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Thursday, January 20, 2011

Gold Outperformed The S&P 500, 1997-2010

I'm making this post every year. I compare gold to the S&P 500.

I only compare to the S&P 500, because it's the most widely-cited measure of the stock market. If I used the Dow or NASDAQ, the results would be similar.

Once again, Gold crushed the S&P 500 in 2010. The S&P 500 had a gain of 14.42%, including reinvested dividends. Gold gained 23.81%, for a difference of 9.38%.

Over a period of several years, gold is outperforming the S&P 500 by nearly 1% per month!

Here are my results:

YearS&P 500GoldGold/VFINXCum DifAnn Cum Diff
2011115.821388.50$11.99 9.38%9.38%
2010101.221121.50$11.08 14.00%6.77%
200980874.50$10.93 72.81%20.00%
2008127.04846.75$6.67 120.95%21.92%
2007120.54639.75$5.31 150.86%20.20%
2006104.23530.00$5.08 195.78%19.81%
200599.48444.74$4.47 209.97%17.54%
200489.84409.72$4.56 216.44%15.49%
200369.91363.38$5.20 319.36%17.27%
200289.83309.73$3.45 398.87%17.44%
2001102.12271.04$2.65 394.32%15.64%
2000112.28279.11$2.49 353.48%13.43%
199992.73290.25$3.13 320.31%11.68%
199872.1288.70$4.00 269.79%9.79%
199754.14287.05$5.30 113.42%5.18%
199644.06369.00$8.37 -2.47%-0.16%
199532.06387.00$12.07 -3.18%-0.19%

I use as my source for the price of gold. I take the value on the first trading day of January.

I use Yahoo finance as my source for the S&P 500. I use VFINX. I use the "adjusted close" column, so I'm including reinvested dividends. So, for 2011, it's the adjusted close on December 31, 2010.

"Cum diff" is the cumulative difference. "Ann cum diff" is the annualized difference. Since January 1, 2000, gold has outperformed the S&P 500 by nearly 1% per month!

You have to go all the way back to 1995, to find a time when a buy-and-hold S&P 500 investment would have outperformed a buy-and-hold gold investment.

On the Communism Channel, they ridicule gold at every opportunity. If there were a hedge fund with the same 15 year track record as gold, the fund manager would be on TV every day bragging about how super-awesome he was.

Here's the same information in chart form.

This one is in log scale. When viewing financial charts, log scale is more correct.

Pro-State trolls say "Gold has storage costs. Gold is useless. With stocks, you get a dividend." Yes, stocks do pay a dividend. The fallacy is that with a corporation, you're paying for all the waste and theft. The CEO acts like the owner, even though he isn't really the owner. Via the Principal-Agent problem, the CEO lines his pockets at the expense of shareholders.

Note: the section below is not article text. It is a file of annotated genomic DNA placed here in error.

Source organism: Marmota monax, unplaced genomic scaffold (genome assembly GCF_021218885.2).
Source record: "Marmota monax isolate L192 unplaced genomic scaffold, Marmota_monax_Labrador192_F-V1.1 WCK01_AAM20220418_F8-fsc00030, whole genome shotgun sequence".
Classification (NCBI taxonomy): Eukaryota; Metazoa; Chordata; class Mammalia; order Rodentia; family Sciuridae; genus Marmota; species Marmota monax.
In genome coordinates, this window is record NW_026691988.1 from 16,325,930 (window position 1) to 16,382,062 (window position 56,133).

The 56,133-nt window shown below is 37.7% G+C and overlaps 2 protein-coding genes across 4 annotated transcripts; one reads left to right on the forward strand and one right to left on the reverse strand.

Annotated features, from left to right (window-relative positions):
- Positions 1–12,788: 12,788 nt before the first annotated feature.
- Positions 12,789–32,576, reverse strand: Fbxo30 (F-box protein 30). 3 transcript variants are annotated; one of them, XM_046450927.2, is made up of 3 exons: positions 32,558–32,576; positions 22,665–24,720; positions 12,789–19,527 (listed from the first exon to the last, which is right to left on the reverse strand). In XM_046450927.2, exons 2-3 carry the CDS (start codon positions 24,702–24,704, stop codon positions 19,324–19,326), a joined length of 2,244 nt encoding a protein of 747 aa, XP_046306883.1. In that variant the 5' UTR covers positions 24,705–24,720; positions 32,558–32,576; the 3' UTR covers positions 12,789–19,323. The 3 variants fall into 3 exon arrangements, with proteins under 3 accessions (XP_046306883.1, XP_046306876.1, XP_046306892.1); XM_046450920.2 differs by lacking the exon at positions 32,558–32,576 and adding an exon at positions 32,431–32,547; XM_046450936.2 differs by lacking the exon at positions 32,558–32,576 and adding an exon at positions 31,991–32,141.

A corporation has earnings. The cost of the waste and fraud and theft is greater than the value of the earnings.

A pro-State troll says "A clever person can outperform the S&P 500 index, by making good picks." Can you really outperform by 1% per month?

I was very disappointed, when I realized that the stock market is one big scam. It was like discovering Santa Claus doesn't exist.

It certainly is possible that the stock market will outperform gold for the next year or two. Over a period of 5+ years, I'm pretty sure gold will come out ahead.

There's a lot of State propaganda regarding gold. State comedians denigrate it at every opportunity. There are many regulations and taxes that make it difficult to own physical gold.


Anonymous said...

I was worried about inflation.

I've done some lightweight diligence and the stocks I've picked have gone up 30% overall, even including the stocks that went down. I'm not a trader or a banker and had no experience of stocks beforehand.

However the stocks I've picked are not representative of the whole index.

I skim through newspapers and my eyes pick up on useful companies.

I pick sectors that have little downside.

Mike said...

You forgot one more point, bud:
In stock market, you have to share your wins with the government parasites, but if you take a loss, it's wholly yours. With gold, you don't have to share anything with anyone. *unless you have paper gold, of course, bu then it is not gold but just another stock*.

So, you should have subtracted %15 from any year gain of S&P (once a year or even may-be average number of times people transact in any given year).

In gold, you keep all your profits and you don't finance the parasites. (no fool would claim his gold "profit" and pay %28 percent to tyrants)

FSK said...

Actually, you can take a deduction from income for losses, but only up to $3k. (I still have capital loss carryovers from my failed stock options experiment.)

Gold is much more tax-efficient than stocks, *PROVIDED* you buy and sell off-the-books. In fact, if you buy/sell gold with cash off-the-books, then it's just as "tax efficient" as an IRA!

Anonymous said...

It depends on the timeframe

FSK said...

It's invalid to compare gold to the stock market from 1933-1975. During that time, It was illegal to own gold in bullion form or non-numismatic coins in the USA and most "Western" countries.

In 1975, most of the world's gold reserves were owned by central banks. In 1980, they adopted a policy of selling gold whenever the price rose sharply. Regarding gold, market conditions have changed in the past 10-20 years.

Also, in the stock market, the "corruption factor" is increasing, making stocks less attractive.

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